Pubdate: Tue, 19 Oct 2010
Source: Orange County Register, The (CA)
Copyright: 2010 The Orange County Register
Cited: Proposition 19
Bookmark: (Proposition 19)


Given that it was written partially in response to opinion polls, 
rather than as an exercise in pure theory, Proposition 19, which 
would legalize the possession and use of up an ounce of marijuana 
(cannabis) for adult Californians, contains provisions that an 
advocate of pure devotion to liberty might not have included. Some of 
these provisions have raised questions, some justified and some 
exaggerated out of any relation to reality. We thought it appropriate 
to deal with some of these issues, chiefly the reasons for having a 
"local option" for sales and cultivation and the possible implication 
this proposal would have on the ability of employers to discipline 
people who are impaired at work due to cannabis use, and of police to 
handle drivers similarly impaired.

Prop. 19 would establish a statewide policy, to wit: adults may 
possess up to an ounce of cannabis and may cultivate a patch of 
plants amounting to 25 square feet. But it contemplates that there 
will be a demand to purchase cannabis, as well, so it allows 
localities to develop their own policies for regulating cultivation 
and sales (and collecting taxes on them) or to prohibit any sales or 
cultivation beyond the 25-square-foot limit.

Critics argue that it may be too much to ask of city councils to 
develop sensible regulations in an unfamiliar area. There is also a 
fear that there will be so much variance from city to city that it 
will be just too confusing for law enforcement officials, and some 
marijuana users might get caught in compromising situations as they 
travel from city to city.

The local option plan grew out of the experience of so many cities at 
implementing (or not implementing) medical marijuana policies in 
response to Prop. 215 in 1996. It became obvious that some city 
governments would prefer to have no medical marijuana dispensaries, 
while others seemed to welcome them, or at least to accommodate their 
regulations to the policies endorsed by voters. Prop. 19 allows local 
jurisdictions to make that choice.

"It's funny," Joseph McNamara, a Hoover Institution research fellow 
and former police chief of San Jose, told us. "When I was a police 
chief, local officials complained constantly about mandates, most of 
them unfunded, from Sacramento. Now many of these same people object 
to a proposition without a mandate on local government. If it had 
included a mandate the outcry would have been louder. I suspect it's 
a matter of stretching to find a reason to oppose Prop. 19."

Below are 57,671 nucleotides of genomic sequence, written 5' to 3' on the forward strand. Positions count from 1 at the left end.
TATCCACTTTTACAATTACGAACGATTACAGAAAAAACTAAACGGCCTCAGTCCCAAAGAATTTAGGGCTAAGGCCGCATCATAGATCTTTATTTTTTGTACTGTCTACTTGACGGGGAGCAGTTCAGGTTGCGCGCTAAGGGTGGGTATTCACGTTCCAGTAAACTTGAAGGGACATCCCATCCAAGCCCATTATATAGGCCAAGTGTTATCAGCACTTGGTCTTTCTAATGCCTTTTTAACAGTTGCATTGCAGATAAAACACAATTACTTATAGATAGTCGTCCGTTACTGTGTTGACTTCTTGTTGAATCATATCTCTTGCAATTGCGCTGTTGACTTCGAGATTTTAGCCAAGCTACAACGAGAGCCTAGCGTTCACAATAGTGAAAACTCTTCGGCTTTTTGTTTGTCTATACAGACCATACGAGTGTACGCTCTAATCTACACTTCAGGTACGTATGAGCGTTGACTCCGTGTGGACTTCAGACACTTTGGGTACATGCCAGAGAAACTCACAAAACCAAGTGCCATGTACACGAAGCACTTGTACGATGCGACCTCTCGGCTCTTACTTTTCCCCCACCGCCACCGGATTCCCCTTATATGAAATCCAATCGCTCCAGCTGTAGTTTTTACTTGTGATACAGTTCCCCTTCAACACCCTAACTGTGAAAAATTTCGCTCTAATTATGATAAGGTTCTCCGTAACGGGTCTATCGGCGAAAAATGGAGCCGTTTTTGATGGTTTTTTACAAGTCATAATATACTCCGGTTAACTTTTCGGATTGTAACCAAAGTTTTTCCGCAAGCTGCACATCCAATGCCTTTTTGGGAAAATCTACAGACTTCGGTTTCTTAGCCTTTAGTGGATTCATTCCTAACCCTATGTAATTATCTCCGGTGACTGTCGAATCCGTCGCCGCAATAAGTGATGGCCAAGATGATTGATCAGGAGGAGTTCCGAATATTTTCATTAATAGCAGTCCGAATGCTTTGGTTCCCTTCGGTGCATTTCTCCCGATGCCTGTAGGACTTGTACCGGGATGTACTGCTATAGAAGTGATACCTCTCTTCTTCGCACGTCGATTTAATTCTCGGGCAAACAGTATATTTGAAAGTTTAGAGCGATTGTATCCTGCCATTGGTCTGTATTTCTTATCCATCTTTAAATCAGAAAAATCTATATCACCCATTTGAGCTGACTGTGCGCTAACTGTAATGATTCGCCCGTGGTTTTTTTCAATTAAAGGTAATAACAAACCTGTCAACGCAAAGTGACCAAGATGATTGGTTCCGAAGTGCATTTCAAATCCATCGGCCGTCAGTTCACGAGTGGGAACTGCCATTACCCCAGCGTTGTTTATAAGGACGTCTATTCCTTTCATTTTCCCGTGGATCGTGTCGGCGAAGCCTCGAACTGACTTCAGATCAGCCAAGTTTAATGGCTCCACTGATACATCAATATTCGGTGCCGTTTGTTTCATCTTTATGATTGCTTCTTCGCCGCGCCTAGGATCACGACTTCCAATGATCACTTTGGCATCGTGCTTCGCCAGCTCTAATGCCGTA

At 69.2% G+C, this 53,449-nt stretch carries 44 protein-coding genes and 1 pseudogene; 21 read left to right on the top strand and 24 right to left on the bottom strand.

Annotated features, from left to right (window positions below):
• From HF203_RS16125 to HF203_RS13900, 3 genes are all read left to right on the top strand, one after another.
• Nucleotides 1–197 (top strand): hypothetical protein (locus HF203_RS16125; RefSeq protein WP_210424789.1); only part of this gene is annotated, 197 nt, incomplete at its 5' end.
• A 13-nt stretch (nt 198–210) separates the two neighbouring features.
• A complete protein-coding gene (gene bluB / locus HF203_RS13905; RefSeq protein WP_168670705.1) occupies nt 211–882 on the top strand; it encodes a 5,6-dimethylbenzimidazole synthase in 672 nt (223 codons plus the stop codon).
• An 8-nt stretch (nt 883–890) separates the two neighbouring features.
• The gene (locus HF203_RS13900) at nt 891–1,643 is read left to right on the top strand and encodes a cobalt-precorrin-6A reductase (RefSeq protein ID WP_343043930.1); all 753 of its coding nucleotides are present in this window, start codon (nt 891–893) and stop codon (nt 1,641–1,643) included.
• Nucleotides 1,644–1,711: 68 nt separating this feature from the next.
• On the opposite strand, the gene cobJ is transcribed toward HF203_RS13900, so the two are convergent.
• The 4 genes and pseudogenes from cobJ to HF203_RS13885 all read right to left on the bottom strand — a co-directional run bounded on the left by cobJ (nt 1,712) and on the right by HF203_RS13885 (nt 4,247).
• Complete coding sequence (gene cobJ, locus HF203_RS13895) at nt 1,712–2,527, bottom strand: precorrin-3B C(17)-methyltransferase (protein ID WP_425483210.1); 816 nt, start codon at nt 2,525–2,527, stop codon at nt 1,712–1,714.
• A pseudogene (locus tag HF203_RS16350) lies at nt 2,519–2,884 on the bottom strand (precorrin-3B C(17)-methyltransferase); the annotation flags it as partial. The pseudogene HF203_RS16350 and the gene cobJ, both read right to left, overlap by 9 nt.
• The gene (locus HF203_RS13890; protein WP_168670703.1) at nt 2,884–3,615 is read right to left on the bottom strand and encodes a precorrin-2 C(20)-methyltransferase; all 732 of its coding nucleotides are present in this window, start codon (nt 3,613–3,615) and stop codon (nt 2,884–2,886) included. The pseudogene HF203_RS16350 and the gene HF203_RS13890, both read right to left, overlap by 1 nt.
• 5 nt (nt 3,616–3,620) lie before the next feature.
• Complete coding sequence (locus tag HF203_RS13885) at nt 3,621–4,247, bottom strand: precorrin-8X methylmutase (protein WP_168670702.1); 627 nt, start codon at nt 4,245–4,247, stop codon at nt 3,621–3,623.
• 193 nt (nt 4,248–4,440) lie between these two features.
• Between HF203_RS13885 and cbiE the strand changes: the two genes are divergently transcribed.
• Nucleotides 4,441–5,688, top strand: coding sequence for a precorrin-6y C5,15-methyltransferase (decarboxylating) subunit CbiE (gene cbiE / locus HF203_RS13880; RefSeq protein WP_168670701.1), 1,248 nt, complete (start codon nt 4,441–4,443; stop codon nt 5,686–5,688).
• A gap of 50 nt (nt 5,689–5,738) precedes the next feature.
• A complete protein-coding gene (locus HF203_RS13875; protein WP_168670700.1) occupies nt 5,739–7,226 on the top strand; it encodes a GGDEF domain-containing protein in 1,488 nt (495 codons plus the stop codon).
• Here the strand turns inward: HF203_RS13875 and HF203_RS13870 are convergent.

In fact, different cities have different policies toward the sale of 
liquor (within the framework of state laws), different zoning 
regulations, and different policies on a wide range of issues. 
Developing regulations that respond to local concerns within the 
framework of state and federal laws is what city councils and other 
arms of government are supposed to do. The beauty of local option is 
that the experience of different cities will serve as a laboratory of 
policy alternatives from which policy students and other city 
councils can learn what works and what doesn't.

As for employment policies, Prop. 19 specifically states that "the 
existing right of an employer to address consumption that actually 
impairs job performance shall not be affected." However, that clause 
is preceded by one that says "No person shall be punished, fined or 
discriminated against, or be denied any right or privilege for 
lawfully engaging in any conduct permitted by this Act." Critics have 
contended that this creates a "protected class" of marijuana smokers 
who are not subject to the same rules as the rest of us.

This is an incorrect inference. Prop. 19 reinforces laws against 
driving while impaired, makes it illegal to smoke in front of minors, 
and makes it illegal to smoke in public places. Cannabis users under 
Prop. 19 will be subject to all the constraints imposed on other 
citizens and some unique to them.

The reason for prohibiting discrimination against cannabis users is 
simple. Existing testing methods can detect metabolites of 
cannabinoids for up to a month after cannabis use - long after any 
intoxication or impairment has disappeared. Employers can't fire an 
employee for getting drunk on Saturday night so long as he or she 
shows up Monday able to perform satisfactorily. A similar policy 
should apply to marijuana and will apply if Prop. 19 passes.

A similar policy will apply to driving while impaired. A complication 
is that there is no simple roadside test for marijuana use. The 
responsibility of police will be to look for signs of impairment, as 
is the case now.

Legalizing marijuana use for adults is a significant step away from 
nanny-state policies and all the crime, corruption and violence that 
accompany marijuana prohibition, so some caution about such an 
important move is understandable. But the impact on employment 
polices, driving laws and the responsibilities of local government 
are not sufficient to justify rejection of this proposal.
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MAP posted-by: Richard Lake